Metamodel-Based Multi-Objective Reliable Optimization for Front Structure of Electric Vehicle
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Abstract
In this paper, a multi-objective reliable optimization (MORO) procedure for the front body of an electric vehicle is proposed and compared with determinate multi-objective optimization (DMOO). The energy absorption and peak crash force of the simplified vehicle model under the full-lap frontal impact condition are used as the design objectives, with the weighted sum of the basic frequency, the first-order torsional and bending frequencies of the full-size vehicle model, and the weight of the front body taken as the constraints. The thicknesses of nine components on the front body are defined as design variables, and their geometric tolerances determine the uncertainty factor. The most accurate metamodel using the polynomial response surface, kriging, and a radial basis function is selected to model four design criteria during optimization, allowing the efficiency improvement to be computed. Monte Carlo simulations are adopted to handle the probability constraints, and multi-objective particle swarm optimization is employed as the solver. The MORO results indicate reliability levels of \(R = 100\)%, demonstrating the significant enhancement in reliability of the front body over that given by DMOO, and reliable design schemes and proposals are provided for further study.
Keywords
Multi-objective reliable optimization Electric vehicle body Metamodel technique Monte Carlo1 Introduction
Similar to conventional-fuel automobiles, poor body designs of electric vehicles will lead to many severe problems [1]. Consequently, structural design optimization at the body-in-white (BIW) stage is a major concern in the electric automotive industry. Of all the structural properties of the vehicle body, frontal crashworthiness has attracted the most research interest in terms of the safety consideration [2]. There are many practical metrics for evaluating a vehicle’s crashworthiness, such as the energy absorption, maximum acceleration, and maximum intrusion, although many of these conflict with one another. Therefore, to acquire the optimal crashworthiness, a multi-objective optimization (MOO) problem must be explored.
Numerous finite element method (FEM) simulations are required to evaluate the objectives and constraints in MOO problems, and these can be extremely time-consuming when using either gradient-based or evolutionary-based optimization techniques. To enhance the optimization efficiency, the widely used metamodel technique uses a set of samples determined by the design of experiment (DOE) during the FEM optimization [3]. The polynomial response surface (PRS), kriging (KRG), and radial basis function (RBF) are popular models in MOO for vehicle bodies. For instance, Liao et al. employed the PRS-based non-dominated sorting genetic algorithm II (NSGA-II) algorithm to perform MOO for vehicle body, using the weight, full-lap crashworthiness, and 40% offset frontal impact as design criteria [4]. By combining a sequential RBF-based metamodeling technique with a micro-multi-objective genetic algorithm, Chen et al. used MOO to simultaneously reduce the peak impact force in the event of a roof crash and decrease the weight of the car [5]. To maximize the absorbed energy of a bus frame under the rollover condition while ensuring as light a weight as possible, Fan et al. conducted MOO using NSGA-II [6]. Note that the types of metamodels used for structural mechanics depend greatly on the specific research objectives. Consequently, it is necessary to study the most accurate and appropriate metamodel for predicting multi-discipline response in vehicle BIW optimization.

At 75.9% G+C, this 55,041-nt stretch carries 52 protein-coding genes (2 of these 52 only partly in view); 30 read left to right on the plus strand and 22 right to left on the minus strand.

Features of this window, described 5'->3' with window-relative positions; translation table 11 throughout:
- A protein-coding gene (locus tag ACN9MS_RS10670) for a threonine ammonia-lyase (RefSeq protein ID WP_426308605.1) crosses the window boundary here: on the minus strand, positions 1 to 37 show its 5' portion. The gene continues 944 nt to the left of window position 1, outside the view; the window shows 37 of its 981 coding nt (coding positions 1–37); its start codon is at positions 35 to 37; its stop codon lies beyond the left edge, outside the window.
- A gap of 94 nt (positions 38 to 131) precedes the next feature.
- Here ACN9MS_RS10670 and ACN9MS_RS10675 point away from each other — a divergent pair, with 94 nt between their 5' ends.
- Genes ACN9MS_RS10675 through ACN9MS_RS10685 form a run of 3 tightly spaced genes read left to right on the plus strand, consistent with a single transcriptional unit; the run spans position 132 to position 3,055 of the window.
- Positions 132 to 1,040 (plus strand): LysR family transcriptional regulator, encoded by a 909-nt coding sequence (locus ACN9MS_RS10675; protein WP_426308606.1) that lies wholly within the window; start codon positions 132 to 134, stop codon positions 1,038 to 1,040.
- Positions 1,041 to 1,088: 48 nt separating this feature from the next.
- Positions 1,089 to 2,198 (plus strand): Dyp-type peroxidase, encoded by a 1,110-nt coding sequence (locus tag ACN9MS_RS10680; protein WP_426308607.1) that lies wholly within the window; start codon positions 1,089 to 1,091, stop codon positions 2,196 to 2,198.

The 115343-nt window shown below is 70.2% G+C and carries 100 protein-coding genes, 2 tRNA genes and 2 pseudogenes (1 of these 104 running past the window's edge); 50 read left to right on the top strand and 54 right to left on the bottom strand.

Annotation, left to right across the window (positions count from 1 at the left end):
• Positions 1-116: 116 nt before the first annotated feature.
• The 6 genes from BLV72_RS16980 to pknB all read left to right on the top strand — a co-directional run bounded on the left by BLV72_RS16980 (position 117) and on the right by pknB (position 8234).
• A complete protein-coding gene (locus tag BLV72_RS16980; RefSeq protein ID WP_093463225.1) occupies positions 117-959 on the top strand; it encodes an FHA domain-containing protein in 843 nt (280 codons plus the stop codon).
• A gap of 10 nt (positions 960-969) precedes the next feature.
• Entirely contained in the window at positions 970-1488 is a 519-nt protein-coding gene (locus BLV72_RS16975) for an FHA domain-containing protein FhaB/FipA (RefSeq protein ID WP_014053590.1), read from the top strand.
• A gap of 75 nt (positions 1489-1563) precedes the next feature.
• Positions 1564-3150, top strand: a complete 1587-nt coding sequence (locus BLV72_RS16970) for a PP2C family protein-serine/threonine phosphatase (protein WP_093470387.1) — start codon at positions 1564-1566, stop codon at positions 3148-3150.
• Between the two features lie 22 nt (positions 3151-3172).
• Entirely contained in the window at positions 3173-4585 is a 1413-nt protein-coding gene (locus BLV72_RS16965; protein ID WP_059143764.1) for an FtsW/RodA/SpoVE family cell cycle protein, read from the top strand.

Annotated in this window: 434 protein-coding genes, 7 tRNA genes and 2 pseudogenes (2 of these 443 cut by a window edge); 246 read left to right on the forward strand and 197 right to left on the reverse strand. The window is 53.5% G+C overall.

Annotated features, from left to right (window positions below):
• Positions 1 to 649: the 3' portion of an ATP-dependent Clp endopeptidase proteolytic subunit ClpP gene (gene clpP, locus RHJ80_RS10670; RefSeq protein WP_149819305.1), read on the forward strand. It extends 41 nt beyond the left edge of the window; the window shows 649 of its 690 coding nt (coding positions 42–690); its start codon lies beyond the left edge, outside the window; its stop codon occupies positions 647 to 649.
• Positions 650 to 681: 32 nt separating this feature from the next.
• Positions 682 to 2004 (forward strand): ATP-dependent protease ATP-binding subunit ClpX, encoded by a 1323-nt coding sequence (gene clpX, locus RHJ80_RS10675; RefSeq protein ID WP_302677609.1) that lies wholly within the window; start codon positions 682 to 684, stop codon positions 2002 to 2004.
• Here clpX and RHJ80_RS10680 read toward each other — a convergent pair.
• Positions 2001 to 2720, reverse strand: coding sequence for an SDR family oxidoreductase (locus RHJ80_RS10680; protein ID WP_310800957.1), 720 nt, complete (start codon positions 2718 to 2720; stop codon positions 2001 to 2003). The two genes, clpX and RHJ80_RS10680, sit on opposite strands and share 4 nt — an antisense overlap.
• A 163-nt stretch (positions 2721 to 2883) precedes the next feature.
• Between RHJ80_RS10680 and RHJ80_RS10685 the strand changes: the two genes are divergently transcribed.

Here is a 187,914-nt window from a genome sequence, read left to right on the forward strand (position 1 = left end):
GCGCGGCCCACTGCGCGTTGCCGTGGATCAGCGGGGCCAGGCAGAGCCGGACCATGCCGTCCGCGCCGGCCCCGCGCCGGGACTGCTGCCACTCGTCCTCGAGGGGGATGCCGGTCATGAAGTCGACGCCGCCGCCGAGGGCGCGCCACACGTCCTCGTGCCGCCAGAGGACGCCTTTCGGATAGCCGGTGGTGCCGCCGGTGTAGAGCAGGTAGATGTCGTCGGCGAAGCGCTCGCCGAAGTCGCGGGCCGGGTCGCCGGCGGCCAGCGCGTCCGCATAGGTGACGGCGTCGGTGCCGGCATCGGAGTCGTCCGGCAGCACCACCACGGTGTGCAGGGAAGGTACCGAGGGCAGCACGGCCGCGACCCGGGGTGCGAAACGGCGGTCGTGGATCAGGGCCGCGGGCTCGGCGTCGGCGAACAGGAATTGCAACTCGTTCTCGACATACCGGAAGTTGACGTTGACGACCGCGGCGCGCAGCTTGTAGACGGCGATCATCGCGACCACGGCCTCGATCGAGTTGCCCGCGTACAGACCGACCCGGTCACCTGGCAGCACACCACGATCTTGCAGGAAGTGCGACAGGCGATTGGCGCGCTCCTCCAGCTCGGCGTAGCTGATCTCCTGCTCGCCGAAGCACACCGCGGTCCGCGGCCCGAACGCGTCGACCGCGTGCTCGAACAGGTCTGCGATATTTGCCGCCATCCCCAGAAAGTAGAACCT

The above-mentioned studies did not consider uncertainty factors such as the manufacturing tolerance, materials, loading conditions, or environment, resulting in considerable limitations in practical applications. In deterministic optimization, designs are often pushed to the limit, and small variations in design variables or parameters could cause the design to violate some crucial constraints. To take various uncertainties into consideration, reliable design optimization (RDO) has received increasing attention in automotive structure optimization. For example, a comparative study of multi-objective, deterministic, reliable, and robust design optimization for the crashworthiness improvement of a car’s B-pillar assembly was presented by Shetty et al. [7]. Fang et al. [8] explored multi-objective reliable optimization (MORO) for a vehicle door using Monte Carlo simulations (MCS) based on the probabilistic sufficiency factor method, metamodel technique, and multi-objective particle swarm optimization (MOPSO) algorithm. Song et al. [9] implemented RDO for an automotive knuckle component under different working conditions, where a constraint-feasible moving least-square method was adopted to model the functional inequality constraint. Shi et al. [10] developed a stochastic sensitivity analysis method to compute the sensitivities of the probabilistic response using a metamodel with MCS, where the metamodel is determined by a Bayesian metric with data uncertainty. Rais-Rohani et al. [11] optimized the shape and size of vehicle structures by examining the effects of different constraints and their associated uncertainties on the reliability and efficiency of the optimum designs for 100% or offset frontal crashes. Nevertheless, RDO for the front body structure of an electric vehicle considering multiple performance requirements and uncertainty factors has received limited attention in the literature.